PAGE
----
On July 20, 2012, the Supreme Court of British Columbia rendered
a judgment that sheds new light on the shareholder nomination
process for electing the directors of a business
corporation.1 In fact, the Court confirmed that a
corporation's policy, which aimed to impose an advance
nomination process at a shareholders' meeting, was reasonable
and did not infringe shareholder rights with respect to electing
the directors of a corporation.
The advance notice policy approved by the board of directors of
Mundoro Capital Inc.,1 a corporation governed by the
corporate legislation of British Columbia included a deadline by
which time shareholders were required to submit, in writing,
nominations for directors to be elected during the
corporation's annual general meeting of shareholders. In
particular, any nomination had to be received at least 30 days
before and no more than 65 days prior to the meeting. Only such
nominated persons would be eligible for election as directors.
One of Mundoro's shareholders brought an action against
Mundoro in order to contest the validity of this policy. This
concerned shareholder alleged namely that there was no legal basis
for such a policy and further argued that its implementation
constituted an attempt to limit the fundamental right of
shareholders to elect directors. By ruling that the advance notice
policy did not breach shareholder rights, the Court recognized that
such a policy favored the implementation of an orderly nomination
process, which would enable shareholders to make an informed
Although such policies and their integration into a
corporation's by-laws are currently not standard practice for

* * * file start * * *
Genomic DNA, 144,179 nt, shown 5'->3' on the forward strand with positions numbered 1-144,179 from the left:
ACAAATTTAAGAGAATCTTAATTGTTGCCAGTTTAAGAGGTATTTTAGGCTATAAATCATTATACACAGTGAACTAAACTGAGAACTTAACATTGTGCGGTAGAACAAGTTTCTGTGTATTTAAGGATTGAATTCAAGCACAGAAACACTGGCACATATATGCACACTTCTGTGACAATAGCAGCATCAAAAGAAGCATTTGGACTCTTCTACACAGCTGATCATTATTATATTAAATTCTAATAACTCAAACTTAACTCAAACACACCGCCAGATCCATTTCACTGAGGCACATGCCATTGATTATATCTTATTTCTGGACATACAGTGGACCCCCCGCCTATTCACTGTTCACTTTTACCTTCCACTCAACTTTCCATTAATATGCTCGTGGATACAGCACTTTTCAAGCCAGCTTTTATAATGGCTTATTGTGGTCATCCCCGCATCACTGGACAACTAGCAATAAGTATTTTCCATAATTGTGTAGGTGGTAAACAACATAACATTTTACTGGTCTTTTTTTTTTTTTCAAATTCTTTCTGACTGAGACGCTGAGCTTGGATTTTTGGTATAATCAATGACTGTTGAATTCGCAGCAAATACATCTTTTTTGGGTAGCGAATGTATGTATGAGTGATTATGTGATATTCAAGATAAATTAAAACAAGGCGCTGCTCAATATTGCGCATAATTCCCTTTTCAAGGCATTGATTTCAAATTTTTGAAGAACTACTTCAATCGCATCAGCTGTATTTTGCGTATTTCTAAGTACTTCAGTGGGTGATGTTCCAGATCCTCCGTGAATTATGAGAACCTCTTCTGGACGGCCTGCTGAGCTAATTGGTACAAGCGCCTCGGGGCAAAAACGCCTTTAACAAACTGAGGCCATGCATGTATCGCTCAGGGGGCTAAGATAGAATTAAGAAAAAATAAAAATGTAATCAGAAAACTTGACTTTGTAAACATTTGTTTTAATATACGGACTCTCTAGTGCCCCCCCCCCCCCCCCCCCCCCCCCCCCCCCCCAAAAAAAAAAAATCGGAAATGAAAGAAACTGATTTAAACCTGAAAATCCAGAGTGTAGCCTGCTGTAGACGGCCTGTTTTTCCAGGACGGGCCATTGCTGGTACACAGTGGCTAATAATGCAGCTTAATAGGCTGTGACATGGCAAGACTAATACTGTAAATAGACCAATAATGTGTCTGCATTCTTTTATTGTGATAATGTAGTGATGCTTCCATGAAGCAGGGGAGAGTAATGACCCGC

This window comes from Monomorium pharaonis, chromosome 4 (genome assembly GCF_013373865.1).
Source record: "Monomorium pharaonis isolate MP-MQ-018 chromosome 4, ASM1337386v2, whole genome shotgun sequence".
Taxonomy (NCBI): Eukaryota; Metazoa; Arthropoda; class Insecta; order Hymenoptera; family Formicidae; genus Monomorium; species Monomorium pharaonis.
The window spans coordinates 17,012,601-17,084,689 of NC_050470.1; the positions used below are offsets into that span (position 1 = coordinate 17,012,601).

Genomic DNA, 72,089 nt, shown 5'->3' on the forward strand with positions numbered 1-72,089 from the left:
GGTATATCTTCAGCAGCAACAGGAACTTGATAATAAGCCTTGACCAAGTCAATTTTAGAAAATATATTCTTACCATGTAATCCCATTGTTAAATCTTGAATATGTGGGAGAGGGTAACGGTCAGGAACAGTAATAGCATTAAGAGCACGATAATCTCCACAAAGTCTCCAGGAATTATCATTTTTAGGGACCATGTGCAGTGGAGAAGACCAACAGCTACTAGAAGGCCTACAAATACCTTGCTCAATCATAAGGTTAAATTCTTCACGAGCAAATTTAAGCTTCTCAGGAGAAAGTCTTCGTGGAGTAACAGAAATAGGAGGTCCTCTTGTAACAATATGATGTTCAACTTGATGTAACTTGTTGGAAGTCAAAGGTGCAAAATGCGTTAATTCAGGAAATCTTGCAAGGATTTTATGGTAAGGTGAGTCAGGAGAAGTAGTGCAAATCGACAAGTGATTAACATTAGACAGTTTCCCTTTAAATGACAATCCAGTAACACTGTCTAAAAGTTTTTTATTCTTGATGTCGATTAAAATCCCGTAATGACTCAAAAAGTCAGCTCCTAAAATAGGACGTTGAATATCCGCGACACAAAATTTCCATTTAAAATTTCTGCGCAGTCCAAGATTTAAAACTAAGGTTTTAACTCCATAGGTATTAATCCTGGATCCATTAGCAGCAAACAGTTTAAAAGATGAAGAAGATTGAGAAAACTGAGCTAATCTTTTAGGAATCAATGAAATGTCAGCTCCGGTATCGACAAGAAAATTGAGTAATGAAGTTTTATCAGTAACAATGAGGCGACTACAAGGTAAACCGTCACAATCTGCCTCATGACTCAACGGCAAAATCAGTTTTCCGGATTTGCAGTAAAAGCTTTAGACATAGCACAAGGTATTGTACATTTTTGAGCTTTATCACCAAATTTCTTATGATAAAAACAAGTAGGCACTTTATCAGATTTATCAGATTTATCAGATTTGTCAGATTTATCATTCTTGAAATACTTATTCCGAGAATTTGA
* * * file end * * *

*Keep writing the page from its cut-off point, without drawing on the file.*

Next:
reporting issuers in Canada, the Mundoro case could prompt
issuers to amend their by-laws. In all likelihood, this policy
would strengthen the directors nomination process by requiring a
shareholder to send the issuer an advance notice, affording him
sufficient time to analyze and respond in an informed manner to the
proposed nominations. This tool could prevent nominations which are
sometimes enforced by ambush or by proxy contest during annual
The Court's decision suggests that advance notice policies
or the addition of a provision to that effect in a
corporation's by-laws should be carefully drafted and
established to strike a reasonable balance between the rights of
shareholders to elect directors, and the responsibilities of the
board to make sure that the nomination process for electing
directors is respected.
An advance notice policy regarding the nomination process for
electing directors can represent an important tool for a reporting
issuer to ensure that all shareholders are treated fairly and that
they are provided in a timely manner with relevant information
pertaining to the nomination of directors.
1. Mundoro Capital Inc., 2012 BCSC 1090 [Mundoro
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Under the Income Tax Act, the Employment Insurance Act, and the Excise Tax Act, a director of a corporation is jointly and severally liable for a corporation's failure to deduct and remit source deductions or GST.
Under the Income Tax Act, the Employment Insurance Act, the Canada Pension Plan Act and the Excise Tax Act, a director of a corporation is jointly and severally liable for a corporation's failure to deduct and remit source deductions.
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